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New interpretation to bas-relief sculptures

Wednesday 1 June 2005, by SUBRAMANIAN*T.S.

Carvings on two monolithic rocks near Shore Temple at Mamallapuram continue to fascinate

- Carvings depict Yoga Narasimha, Varaha, Vamana, Siva and Mahishamardini

- They were created under Narasimhavarman I (Mamalla), a Vaishnavite and Narasimhavarman II, who was a Saivite

CHENNAI: A new interpretation has been given to the bas-relief sculptures found on two adjacent monolithic rocks on the southern side of the Shore Temple at Mamallapuram, about 50 km from Chennai.

While the smaller rock has carvings only on the side facing west, the bigger rock has carvings on both the western and eastern sides.

The lower portion of these carvings was covered with sand till tsunami struck and exposed them fully.

K.T. Narasimhan, Superintending Archaeologist, Temple Survey Project, Southern Region, Archaeological Survey of India (ASI), who has interpreted what these bas-relief stand for, said the west-facing carving inside a socket on the smaller rock was that of Yoga Narasimha. This beautiful carving depicted the Yoga Narasimha squatting and doing penance.

Lion’s carving

The socket is framed by a lion’s carving, typical of the Pallava dynasty, which built the monuments at Mamallapuram. On the socket’s right side on the rock face is a carving, depicting a Varaha (Boar) lifting Boodevi (earth). Varaha is visible but not Boodevi.

On the left side is Vamana (dwarf) holding a "chchatri", that is, an umbrella. Both the Varaha and Vamana are in a moving posture.

Mr. Narasimhan said these carvings were the creation of the Pallava king Narasimhavarman I (Mamalla), who ruled from 630 to 666 A.D. Narasimhavarman I was a Vaishnavite, and Yoga Narasimha, Varaha and Vamana were incarnations of Vishnu.

The adjacent bigger rock has carvings on both sides. On the western side is a socket with a carving of seated Siva.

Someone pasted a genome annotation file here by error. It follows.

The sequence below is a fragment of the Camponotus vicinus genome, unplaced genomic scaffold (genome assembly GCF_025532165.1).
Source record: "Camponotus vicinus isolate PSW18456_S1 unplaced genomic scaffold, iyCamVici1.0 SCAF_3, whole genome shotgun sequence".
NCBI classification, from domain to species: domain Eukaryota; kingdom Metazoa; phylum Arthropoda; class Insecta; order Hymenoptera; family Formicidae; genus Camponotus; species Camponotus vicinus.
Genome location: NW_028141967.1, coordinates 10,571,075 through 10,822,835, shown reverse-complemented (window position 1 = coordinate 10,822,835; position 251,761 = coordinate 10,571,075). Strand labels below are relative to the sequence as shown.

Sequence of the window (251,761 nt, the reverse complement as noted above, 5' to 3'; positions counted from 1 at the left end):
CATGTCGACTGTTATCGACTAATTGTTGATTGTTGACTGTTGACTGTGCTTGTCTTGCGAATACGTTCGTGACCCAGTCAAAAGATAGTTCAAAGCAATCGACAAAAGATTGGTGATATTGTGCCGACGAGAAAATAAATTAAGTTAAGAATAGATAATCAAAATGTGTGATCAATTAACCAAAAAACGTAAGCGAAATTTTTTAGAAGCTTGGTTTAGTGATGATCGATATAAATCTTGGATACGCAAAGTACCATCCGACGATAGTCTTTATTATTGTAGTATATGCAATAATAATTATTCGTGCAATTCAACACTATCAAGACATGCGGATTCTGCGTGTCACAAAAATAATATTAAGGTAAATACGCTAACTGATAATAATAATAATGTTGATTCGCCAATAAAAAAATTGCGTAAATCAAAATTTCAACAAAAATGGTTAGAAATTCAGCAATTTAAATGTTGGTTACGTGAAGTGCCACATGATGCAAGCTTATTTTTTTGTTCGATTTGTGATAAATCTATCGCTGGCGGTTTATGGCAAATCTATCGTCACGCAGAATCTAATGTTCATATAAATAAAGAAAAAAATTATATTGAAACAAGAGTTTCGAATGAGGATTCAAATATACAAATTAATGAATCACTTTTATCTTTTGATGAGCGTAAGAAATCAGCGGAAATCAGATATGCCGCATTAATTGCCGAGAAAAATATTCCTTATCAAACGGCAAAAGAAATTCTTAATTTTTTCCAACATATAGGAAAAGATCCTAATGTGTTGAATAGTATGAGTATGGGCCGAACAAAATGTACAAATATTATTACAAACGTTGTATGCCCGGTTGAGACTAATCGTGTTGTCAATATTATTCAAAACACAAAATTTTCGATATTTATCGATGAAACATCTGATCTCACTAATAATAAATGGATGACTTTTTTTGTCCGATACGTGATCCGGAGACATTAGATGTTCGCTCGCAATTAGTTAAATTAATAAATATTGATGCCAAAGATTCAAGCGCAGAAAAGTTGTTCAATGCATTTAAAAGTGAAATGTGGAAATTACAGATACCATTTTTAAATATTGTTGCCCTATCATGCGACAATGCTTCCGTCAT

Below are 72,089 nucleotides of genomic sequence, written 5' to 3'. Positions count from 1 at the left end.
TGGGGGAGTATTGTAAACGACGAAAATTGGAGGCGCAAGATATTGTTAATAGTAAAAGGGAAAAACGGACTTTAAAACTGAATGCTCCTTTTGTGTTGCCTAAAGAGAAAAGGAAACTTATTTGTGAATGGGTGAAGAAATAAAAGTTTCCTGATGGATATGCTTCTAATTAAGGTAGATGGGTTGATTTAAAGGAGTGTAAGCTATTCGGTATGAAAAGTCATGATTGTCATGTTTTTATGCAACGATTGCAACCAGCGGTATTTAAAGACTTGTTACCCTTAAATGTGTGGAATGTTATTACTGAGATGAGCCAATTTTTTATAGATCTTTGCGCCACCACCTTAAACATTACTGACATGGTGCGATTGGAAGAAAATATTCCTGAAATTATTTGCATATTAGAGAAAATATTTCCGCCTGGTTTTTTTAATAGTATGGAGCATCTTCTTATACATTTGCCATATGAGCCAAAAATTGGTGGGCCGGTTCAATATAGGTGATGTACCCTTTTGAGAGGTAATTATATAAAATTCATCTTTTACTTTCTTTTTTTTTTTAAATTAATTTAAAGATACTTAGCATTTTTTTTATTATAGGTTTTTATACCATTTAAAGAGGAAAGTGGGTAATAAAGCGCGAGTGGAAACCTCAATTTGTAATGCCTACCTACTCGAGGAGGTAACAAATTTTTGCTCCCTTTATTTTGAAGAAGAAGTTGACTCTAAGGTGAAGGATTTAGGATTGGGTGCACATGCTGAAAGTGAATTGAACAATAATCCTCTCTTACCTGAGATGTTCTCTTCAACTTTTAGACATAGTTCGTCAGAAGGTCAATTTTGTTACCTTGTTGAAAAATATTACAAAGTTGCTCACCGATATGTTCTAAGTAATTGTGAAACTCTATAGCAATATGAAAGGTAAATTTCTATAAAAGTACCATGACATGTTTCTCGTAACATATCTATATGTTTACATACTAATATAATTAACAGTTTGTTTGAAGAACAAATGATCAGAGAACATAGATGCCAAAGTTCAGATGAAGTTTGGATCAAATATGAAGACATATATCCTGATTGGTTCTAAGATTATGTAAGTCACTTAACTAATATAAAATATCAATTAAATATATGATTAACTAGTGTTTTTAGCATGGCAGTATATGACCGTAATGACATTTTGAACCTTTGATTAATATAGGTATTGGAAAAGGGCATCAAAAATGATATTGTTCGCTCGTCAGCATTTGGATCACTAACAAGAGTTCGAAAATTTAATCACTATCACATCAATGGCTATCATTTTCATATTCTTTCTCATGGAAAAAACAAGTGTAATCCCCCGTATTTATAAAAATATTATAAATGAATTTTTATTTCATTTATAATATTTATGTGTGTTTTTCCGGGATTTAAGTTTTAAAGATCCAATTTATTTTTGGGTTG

This socket is also framed by a lion’s sculpture. On the rock face are Siva ganas such as Singhi and Bringhi. There is also a carving of Mahishamardini, riding a lioness and slaying a buffalo. On the eastern face (that is towards the sea) are carved an elephant and a horse.

Above the elephant’s head is a socket with a carving of Siva depicted as Gajasamharamurthy - the elephant is shown in a posture of surrender with its trunk bent towards its left side and embedded in the earth. "This clearly indicates surrender. This is called `atmaarpanam’. The elephant has totally surrendered to Siva. The elephant is called Gajasuran. That is why Siva is called Gajantakamurthy or Gajasamharamurthy, that is destroying his enemies," said Mr. Narasimhan. Near the elephant are a few soldiers. The adjacent bas relief shows an imported horse. These carvings were the creation of Narasimhavarman II (690 - 728 A.D.), who was a Saivite. Narasimhavarman II was also called Rajasimha and he was the grandson of Narasimhavarman I. The nearby Shore Temple was built by Narasimhavarman II. In all, he built 14 temples dedicated to Siva, Mr. Narasimhan said. The Siva temples that Narasimhavarman II built include the Kailasanatha temple, the Piravaatheneesvara temple, and the Iravaatheneesvara temple, all at Kanchipuram, which was the capital of the Pallavas.

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